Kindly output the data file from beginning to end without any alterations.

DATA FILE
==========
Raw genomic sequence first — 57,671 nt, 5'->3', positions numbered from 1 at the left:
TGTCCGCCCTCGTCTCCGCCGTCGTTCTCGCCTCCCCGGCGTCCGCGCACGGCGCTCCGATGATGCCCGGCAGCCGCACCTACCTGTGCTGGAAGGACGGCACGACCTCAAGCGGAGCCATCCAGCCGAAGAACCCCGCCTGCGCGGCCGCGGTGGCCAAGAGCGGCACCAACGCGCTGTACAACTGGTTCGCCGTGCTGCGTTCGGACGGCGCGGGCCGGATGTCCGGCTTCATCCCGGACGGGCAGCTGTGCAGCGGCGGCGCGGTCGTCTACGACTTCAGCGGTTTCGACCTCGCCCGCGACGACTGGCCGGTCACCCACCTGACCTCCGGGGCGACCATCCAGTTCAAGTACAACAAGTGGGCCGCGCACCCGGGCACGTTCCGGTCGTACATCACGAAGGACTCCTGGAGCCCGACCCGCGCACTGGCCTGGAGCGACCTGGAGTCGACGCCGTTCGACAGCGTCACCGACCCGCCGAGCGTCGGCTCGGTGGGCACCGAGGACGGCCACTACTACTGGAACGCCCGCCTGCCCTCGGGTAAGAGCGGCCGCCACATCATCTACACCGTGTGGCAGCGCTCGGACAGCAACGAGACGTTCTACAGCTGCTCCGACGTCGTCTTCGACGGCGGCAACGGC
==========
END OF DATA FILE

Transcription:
Raw genomic sequence first — 57,671 nt, 5'->3', positions numbered from 1 at the left:
TGTCCGCCCTCGTCTCCGCCGTCGTTCTCGCCTCCCCGGCGTCCGCGCACGGCGCTCCGATGATGCCCGGCAGCCGCACCTACCTGTGCTGGAAGGACGGCACGACCTCAAGCGGAGCCATCCAGCCGAAGAACCCCGCCTGCGCGGCCGCGGTGGCCAAGAGCGGCACCAACGCGCTGTACAACTGGTTCGCCGTGCTGCGTTCGGACGGCGCGGGCCGGATGTCCGGCTTCATCCCGGACGGGCAGCTGTGCAGCGGCGGCGCGGTCGTCTACGACTTCAGCGGTTTCGACCTCGCCCGCGACGACTGGCCGGTCACCCACCTGACCTCCGGGGCGACCATCCAGTTCAAGTACAACAAGTGGGCCGCGCACCCGGGCACGTTCCGGTCGTACATCACGAAGGACTCCTGGAGCCCGACCCGCGCACTGGCCTGGAGCGACCTGGAGTCGACGCCGTTCGACAGCGTCACCGACCCGCCGAGCGTCGGCTCGGTGGGCACCGAGGACGGCCACTACTACTGGAACGCCCGCCTGCCCTCGGGTAAGAGCGGCCGCCACATCATCTACACCGTGTGGCAGCGCTCGGACAGCAACGAGACGTTCTACAGCTGCTCCGACGTCGTCTTCGACGGCGGCAACGGC